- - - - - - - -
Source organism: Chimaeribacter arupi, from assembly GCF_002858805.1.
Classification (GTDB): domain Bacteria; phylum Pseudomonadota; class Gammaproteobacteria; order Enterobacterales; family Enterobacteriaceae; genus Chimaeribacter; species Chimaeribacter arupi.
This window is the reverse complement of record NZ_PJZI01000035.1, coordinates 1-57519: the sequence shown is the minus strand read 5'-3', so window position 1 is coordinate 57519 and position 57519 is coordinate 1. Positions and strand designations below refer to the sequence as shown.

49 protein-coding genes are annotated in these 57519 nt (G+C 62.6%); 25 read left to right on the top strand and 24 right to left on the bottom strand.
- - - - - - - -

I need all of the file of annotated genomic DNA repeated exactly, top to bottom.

Source organism: Chimaeribacter arupi, from assembly GCF_002858805.1.
Classification (GTDB): domain Bacteria; phylum Pseudomonadota; class Gammaproteobacteria; order Enterobacterales; family Enterobacteriaceae; genus Chimaeribacter; species Chimaeribacter arupi.
This window is the reverse complement of record NZ_PJZI01000035.1, coordinates 1-57519: the sequence shown is the minus strand read 5'-3', so window position 1 is coordinate 57519 and position 57519 is coordinate 1. Positions and strand designations below refer to the sequence as shown.

49 protein-coding genes are annotated in these 57519 nt (G+C 62.6%); 25 read left to right on the top strand and 24 right to left on the bottom strand.